ASTM International - ASTM D2161-05e1
Standard Practice for Conversion of Kinematic Viscosity to Saybolt Universal Viscosity or to Saybolt Furol Viscosity
|Publication Date:||1 April 2005|
|ICS Code (Measurement of volume, mass, density, viscosity):||17.060|
significance And Use:
At one time the petroleum industry relied on measuring kinematic viscosity by means of the Saybolt viscometer, and expressing kinematic viscosity in units of Saybolt Universal Seconds (SUS) and... View More
At one time the petroleum industry relied on measuring kinematic viscosity by means of the Saybolt viscometer, and expressing kinematic viscosity in units of Saybolt Universal Seconds (SUS) and Saybolt Furol Seconds (SFS). This practice is now obsolete in the petroleum industry.
This practice establishes the official equations relating SUS and SFS to the SI kinematic viscosity units, mm2/s.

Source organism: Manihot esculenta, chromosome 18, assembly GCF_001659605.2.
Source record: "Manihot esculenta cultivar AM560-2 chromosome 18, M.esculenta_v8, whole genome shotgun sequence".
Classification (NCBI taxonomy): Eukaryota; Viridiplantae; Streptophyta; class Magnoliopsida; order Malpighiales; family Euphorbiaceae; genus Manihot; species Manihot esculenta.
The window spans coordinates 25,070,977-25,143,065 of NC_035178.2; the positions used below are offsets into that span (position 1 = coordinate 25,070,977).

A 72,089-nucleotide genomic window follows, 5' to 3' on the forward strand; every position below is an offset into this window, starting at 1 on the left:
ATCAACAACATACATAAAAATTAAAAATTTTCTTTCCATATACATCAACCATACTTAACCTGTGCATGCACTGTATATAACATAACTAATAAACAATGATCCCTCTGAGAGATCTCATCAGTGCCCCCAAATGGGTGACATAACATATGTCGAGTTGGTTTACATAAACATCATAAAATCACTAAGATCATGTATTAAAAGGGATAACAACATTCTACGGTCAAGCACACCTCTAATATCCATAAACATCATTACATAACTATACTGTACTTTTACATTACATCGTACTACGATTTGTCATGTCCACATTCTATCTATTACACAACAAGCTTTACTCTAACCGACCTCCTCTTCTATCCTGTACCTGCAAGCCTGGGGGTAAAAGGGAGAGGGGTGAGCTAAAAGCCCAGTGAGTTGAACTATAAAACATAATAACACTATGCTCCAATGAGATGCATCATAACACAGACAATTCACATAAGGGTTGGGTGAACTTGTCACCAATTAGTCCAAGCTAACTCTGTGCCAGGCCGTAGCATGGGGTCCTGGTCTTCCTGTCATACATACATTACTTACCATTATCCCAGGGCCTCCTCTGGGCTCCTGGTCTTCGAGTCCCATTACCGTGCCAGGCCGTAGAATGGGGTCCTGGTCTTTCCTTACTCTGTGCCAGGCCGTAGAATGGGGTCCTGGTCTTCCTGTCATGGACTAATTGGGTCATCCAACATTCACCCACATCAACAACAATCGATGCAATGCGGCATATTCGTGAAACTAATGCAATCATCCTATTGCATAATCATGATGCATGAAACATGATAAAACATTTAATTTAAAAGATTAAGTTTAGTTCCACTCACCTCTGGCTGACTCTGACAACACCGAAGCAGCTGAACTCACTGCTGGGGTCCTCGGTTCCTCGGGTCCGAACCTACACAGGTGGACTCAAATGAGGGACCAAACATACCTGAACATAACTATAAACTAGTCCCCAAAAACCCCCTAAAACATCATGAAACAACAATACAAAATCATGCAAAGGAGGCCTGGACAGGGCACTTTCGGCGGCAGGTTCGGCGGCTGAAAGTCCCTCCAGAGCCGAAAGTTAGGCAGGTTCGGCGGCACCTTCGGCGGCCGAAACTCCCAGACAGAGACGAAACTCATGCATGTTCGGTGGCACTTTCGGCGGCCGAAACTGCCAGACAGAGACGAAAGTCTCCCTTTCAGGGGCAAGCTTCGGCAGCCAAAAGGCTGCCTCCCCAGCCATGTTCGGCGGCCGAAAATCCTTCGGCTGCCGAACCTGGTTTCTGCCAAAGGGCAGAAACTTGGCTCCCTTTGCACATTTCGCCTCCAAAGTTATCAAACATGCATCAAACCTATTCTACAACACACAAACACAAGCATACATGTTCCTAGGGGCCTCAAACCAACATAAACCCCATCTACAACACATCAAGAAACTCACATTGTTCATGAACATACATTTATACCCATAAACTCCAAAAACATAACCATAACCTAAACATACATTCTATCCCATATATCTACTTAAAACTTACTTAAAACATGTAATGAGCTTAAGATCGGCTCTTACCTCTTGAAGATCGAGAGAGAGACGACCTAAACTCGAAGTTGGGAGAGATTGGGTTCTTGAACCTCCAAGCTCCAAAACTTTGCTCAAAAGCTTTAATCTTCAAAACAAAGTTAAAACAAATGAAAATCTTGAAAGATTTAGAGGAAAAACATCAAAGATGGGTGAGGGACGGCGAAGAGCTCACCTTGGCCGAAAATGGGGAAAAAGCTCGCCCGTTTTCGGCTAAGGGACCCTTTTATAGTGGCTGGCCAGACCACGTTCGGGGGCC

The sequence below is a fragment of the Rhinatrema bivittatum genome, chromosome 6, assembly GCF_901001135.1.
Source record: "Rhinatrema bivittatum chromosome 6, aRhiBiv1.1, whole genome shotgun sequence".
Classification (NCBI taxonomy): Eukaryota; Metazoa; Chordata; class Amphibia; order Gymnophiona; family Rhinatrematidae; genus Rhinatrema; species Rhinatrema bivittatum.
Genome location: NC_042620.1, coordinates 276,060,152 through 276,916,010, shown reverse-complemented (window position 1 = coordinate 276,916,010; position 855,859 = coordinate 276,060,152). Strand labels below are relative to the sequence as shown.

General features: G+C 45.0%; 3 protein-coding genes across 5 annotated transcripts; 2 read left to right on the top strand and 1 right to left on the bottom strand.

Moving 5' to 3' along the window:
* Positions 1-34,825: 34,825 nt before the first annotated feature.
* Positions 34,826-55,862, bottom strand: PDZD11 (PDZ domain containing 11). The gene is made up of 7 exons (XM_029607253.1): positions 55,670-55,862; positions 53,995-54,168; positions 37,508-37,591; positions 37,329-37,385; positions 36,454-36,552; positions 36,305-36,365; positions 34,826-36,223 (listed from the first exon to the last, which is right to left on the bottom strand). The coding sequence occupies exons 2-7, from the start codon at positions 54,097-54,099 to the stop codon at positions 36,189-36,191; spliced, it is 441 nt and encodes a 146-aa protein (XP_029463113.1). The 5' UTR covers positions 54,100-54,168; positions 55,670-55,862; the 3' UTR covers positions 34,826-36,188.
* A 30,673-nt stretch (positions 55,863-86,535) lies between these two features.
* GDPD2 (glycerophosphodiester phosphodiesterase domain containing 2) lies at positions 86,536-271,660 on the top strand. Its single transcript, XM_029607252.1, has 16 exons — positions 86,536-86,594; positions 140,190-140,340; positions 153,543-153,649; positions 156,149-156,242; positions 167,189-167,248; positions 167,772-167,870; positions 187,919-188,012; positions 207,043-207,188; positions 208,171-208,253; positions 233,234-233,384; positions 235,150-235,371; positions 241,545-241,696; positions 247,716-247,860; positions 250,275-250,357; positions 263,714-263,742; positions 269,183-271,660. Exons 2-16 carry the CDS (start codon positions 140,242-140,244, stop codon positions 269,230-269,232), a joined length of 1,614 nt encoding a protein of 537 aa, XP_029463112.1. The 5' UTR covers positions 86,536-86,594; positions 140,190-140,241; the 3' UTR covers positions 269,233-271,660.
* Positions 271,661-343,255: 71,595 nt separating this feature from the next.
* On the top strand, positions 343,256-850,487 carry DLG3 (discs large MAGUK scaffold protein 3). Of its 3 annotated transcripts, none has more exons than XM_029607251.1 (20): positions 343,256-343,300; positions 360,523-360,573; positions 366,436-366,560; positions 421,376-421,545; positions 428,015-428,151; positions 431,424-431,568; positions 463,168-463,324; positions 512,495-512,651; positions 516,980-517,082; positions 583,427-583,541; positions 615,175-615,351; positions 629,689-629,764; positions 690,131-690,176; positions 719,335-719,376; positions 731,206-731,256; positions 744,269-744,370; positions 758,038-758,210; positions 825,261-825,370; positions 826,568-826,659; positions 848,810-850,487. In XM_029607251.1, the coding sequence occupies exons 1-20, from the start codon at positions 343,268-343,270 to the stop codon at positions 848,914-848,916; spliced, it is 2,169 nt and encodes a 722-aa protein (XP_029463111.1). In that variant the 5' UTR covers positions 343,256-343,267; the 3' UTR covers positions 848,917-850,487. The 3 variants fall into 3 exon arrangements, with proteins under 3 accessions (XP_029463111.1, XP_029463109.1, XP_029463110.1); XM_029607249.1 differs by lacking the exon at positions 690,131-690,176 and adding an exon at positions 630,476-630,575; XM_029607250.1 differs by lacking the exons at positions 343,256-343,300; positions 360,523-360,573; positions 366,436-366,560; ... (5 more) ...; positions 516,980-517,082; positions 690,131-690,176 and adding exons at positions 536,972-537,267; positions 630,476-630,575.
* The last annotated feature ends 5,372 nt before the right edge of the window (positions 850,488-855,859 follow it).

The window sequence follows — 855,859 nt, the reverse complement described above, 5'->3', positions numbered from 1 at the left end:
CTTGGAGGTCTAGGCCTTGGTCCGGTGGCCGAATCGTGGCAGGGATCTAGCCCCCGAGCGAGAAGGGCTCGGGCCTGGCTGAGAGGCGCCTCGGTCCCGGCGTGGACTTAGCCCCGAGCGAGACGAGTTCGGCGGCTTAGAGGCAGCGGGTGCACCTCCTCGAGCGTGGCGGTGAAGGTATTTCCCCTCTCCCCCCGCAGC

This practice allows for the conversion between SUS and SFS units and SI units of kinematic viscosity.View Less
1.1 This practice covers the conversion tables and equations for converting kinematic viscosity in mm2/s at any temperature to Saybolt Universal viscosity in Saybolt Universal seconds (SUS) at the same temperature and for converting kinematic viscosity in mm2/s at 122 and 210°F (50 and 98.9°C) to Saybolt Furol viscosity in Saybolt Furol seconds (SFS) at the same temperatures. Kinematic viscosity values are based on water being 1.0034 mm2/s (cSt) at 68°F (20°C).
Note 1-A fundamental and preferred method for measuring kinematic viscosity is by use of kinematic viscometers as outlined in Test Method D 445. It is recommended that kinematic viscosity be reported in millimetres squared per second, instead of Saybolt Universal Seconds (SUS) or Saybolt Furol Seconds (SFS). This method is being retained for the purpose of calculation of kinematic viscosities from SUS and SFS data that appear in past literature. One millimetre squared per second (mm2/s) equals one centistoke (cSt), which is another unit commonly found in older literature.
1.2 The SI unit of kinematic viscosity, mm2/s, and temperature in degrees Fahrenheit are the standard in this practice.